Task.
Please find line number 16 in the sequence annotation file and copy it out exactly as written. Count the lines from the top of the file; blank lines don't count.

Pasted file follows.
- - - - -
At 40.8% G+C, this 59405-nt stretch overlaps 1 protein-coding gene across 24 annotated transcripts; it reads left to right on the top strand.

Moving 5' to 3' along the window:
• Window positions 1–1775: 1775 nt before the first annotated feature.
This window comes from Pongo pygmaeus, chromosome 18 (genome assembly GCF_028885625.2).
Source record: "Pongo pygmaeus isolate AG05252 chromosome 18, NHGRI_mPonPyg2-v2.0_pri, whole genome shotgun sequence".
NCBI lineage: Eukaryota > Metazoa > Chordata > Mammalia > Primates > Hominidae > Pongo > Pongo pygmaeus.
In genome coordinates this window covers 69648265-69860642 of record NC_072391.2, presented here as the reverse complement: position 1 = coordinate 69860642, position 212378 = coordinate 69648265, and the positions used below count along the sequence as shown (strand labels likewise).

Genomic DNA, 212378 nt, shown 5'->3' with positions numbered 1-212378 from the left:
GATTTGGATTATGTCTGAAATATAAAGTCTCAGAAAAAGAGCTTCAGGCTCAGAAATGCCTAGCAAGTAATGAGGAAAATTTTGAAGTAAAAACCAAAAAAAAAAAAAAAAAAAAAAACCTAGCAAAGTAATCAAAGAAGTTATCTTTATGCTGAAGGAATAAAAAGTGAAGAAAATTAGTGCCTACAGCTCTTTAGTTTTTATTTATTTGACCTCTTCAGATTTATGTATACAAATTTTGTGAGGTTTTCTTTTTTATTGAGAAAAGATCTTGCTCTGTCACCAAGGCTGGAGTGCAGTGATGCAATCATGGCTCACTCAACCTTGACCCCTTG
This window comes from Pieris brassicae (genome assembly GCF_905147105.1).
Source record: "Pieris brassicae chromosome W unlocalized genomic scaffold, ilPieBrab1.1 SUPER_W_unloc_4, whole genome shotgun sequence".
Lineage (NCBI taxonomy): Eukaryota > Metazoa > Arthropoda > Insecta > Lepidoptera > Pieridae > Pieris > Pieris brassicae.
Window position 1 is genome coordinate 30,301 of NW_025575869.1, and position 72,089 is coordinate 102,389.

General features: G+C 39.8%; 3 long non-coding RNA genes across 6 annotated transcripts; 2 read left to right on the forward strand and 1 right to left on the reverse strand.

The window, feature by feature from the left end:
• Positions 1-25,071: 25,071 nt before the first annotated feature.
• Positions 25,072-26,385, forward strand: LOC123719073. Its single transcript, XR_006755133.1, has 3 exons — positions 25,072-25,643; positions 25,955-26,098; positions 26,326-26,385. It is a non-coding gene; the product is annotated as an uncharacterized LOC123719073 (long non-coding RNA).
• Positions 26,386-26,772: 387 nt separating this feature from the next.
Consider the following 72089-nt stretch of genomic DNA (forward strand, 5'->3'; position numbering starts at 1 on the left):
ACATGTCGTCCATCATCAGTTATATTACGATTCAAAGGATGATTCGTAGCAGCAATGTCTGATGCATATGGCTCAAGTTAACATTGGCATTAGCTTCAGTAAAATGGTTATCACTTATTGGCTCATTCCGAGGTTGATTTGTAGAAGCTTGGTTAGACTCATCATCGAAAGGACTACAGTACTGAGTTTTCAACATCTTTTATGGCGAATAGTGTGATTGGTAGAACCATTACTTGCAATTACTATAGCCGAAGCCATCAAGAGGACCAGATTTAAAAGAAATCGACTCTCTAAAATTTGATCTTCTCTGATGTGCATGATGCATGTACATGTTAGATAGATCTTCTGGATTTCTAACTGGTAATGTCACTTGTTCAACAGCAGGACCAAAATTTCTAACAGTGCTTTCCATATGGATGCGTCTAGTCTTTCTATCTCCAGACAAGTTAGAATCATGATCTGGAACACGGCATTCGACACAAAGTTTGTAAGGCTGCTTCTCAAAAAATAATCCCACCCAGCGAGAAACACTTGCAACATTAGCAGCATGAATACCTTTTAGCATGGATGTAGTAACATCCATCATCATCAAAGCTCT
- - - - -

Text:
• Positions 1-25,071: 25,071 nt before the first annotated feature.